Coming to UBC, you might find that there’s a lot to navigate.
We’re like your Queer Eye duo, but instead of a fabulous makeover (which you don’t need anyway, kween), we’re here to help make sure you have the fullest first-year life you can, with these 11 tips!
1. See uni as a fresh start
Your first year of university is a fresh start, and an amazing opportunity to become the person you want to be. It can be hard to leave high school behind—your friends, the familiarity, all the highs (and maybe even the lows)—but you have a lot more autonomy and opportunities in university, so take advantage of them to explore every part of yourself.
Additionally, remember that success in university isn’t calculated the same as in high school. Your grades may not be as high, and it may take some time to figure it all out. Release the metrics you've used to measure yourself by, and open yourself up to new experiences and kinds of success.
2. Get familiar with (and make good use of) UBC’s resources and perks
Explore the services and resources available to you as a new student, so you’ll know which to use if you ever need to in the future. Make sure to search up your questions before reaching out to support staff (like your Enrolment Services Advisor and Academic Advisors), because sometimes you can find your answers through a quick few minutes of Google-sleuthing—it's worth it to do your research first!
You also get perks as a UBC student, unlockable by your UBCcard and CWL, like free access to:
Also, be sure to follow UBC Life on Instagram to stay up to date on events, opportunities, resources, and other insider tips—from students, for students. (Plus, you can win freebies from time to time!)
3. Journal/document your uni time
Mind-clearing journaling can help you decompress and show your future self how much you’ve grown! Keep track of the events and emotions you experience from day to day. Want to share your thoughts? Create personal WordPress-powered blogs for free with your UBC CWL!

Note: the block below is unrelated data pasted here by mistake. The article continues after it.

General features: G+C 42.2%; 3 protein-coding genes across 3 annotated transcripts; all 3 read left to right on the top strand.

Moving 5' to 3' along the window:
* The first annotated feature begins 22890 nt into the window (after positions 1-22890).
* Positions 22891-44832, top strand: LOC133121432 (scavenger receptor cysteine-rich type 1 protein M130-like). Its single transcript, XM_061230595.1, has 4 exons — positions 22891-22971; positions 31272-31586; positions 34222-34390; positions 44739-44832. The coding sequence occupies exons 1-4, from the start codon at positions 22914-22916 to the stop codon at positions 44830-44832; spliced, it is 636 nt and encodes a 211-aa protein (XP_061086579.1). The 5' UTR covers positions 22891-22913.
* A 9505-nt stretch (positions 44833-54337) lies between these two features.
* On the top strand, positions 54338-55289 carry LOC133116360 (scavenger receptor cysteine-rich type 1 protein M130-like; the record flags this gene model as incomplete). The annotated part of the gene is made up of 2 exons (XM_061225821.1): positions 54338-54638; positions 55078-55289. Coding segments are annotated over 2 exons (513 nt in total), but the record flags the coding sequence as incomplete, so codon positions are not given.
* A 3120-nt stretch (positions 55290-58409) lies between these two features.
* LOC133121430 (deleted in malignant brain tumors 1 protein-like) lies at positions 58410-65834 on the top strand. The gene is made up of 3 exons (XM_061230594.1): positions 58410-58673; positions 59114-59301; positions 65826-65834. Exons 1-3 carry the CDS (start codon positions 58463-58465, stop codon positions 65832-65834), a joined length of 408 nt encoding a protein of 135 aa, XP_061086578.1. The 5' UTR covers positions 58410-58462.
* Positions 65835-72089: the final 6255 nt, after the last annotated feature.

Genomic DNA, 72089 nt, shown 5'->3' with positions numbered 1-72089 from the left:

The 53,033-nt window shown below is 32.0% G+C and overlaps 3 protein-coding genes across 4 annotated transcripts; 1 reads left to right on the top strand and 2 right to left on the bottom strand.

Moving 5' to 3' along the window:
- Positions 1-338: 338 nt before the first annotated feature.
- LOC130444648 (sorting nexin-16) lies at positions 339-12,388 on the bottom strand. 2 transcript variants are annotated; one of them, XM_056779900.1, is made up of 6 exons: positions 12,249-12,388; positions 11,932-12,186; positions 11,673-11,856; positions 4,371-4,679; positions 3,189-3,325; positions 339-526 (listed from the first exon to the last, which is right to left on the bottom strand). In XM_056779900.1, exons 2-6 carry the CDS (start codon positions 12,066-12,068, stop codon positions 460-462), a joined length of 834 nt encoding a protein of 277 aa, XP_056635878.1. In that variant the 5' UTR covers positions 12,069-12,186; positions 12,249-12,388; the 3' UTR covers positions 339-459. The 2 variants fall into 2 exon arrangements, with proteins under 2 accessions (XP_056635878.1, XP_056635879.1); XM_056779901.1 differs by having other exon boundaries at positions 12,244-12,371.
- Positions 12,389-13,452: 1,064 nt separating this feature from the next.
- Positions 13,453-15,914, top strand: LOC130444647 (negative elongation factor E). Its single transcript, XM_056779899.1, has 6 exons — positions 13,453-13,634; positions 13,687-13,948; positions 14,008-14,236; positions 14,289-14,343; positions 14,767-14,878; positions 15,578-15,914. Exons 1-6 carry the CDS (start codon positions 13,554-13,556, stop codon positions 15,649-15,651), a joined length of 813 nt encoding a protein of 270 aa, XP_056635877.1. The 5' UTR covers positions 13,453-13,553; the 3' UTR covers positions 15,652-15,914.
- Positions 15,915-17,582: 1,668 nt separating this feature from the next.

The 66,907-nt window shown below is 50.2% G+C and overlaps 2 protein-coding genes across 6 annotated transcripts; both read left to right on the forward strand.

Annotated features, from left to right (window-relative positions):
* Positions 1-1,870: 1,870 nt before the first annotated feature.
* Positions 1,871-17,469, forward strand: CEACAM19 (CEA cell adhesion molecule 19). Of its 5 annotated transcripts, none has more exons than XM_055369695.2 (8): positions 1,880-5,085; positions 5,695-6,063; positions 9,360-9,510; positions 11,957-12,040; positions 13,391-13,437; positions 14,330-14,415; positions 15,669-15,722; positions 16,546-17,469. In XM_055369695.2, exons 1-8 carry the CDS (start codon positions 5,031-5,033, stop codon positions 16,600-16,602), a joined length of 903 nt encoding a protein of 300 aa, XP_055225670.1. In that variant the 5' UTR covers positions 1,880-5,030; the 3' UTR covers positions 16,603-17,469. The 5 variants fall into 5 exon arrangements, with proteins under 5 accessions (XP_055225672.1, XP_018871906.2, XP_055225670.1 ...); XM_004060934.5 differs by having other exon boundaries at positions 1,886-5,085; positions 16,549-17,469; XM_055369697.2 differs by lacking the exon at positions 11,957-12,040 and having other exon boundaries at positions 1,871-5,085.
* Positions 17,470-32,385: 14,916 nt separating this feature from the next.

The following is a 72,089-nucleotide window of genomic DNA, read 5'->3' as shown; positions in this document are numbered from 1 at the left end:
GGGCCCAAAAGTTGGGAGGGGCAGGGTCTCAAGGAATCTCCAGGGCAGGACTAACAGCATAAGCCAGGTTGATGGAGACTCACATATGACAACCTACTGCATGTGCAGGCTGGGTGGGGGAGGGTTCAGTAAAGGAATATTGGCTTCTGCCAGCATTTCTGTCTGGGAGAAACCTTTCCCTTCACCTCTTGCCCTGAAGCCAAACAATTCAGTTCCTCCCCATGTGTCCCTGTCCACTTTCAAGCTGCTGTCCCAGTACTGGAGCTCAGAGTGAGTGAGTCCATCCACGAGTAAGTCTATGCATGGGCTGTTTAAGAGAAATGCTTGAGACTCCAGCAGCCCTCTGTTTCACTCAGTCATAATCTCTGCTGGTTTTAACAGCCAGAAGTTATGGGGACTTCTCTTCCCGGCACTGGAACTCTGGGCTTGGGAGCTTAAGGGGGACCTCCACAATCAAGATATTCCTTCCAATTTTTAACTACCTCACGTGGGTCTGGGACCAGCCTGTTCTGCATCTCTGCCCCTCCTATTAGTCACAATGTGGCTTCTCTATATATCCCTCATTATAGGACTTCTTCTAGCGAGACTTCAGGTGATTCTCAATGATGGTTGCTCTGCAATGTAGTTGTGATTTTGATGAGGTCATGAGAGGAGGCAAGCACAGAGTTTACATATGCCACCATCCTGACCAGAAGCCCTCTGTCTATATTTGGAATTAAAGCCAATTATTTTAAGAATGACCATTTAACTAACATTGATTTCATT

As a bonus, take videos/photos of all the different experiences you have in your first year. Reliving all these memories in the future can help you reflect on who you are and have become as a person.
4. Always read everything carefully
We mean everything. Look, there's a lot of reading in university—instructions, course readings, texts, e-mails, signs—and skimming won’t exactly cut it.
Make sure you fully understand the instructions and expectations on your course requirements, your syllabi, your exams, and so forth—and ask questions when you don't! Trust us, you don’t want to put in loads of work only to realize you skipped Step 8 out of 10 and have to start over (or worse, not fulfill the requirements to get into your desired major!).
Try reading your work out loud to catch any weird phrasing or mistakes, whether that’s a paper or a job application. A neat idea is to treat all your written work with the care you take when drafting text messages to your (secret) crush.
5. Start and submit things early, and back up your files
Sure, procrastinating is known to kindle creative output...but leaving your assignments to the last minute for sudden epiphanies isn’t always a smart move. Whenever you get an assignment, start it right away, even if that just means something small like creating an outline or diving into some research.
Plus, madly finishing up your work and submitting at the last minute is super draining and stressful. Always give yourself a solid buffer time to submit your assignment/exam; this will save you from madly contacting your instructors with “HElp! I handed it in 2.2 seconds after the deadline, is that ok???”
And of course, make sure you’re always backing up your work—like sticking with Google docs—in case your laptop/Internet decides to go on a crash vacay.
6. Study strategically
Studying in a university learning environment means adapting and testing out new strategies to more efficiently navigate and retain materials. And this means avoiding studying at the last minute, in a distracting location, or highlighting every page of the textbook (among other common study mistakes).
If you’d like, try forming a study group you can count on and teaching one another course materials—a strategy that’s helped improve our grades much more than simply studying alone and doing practice exams!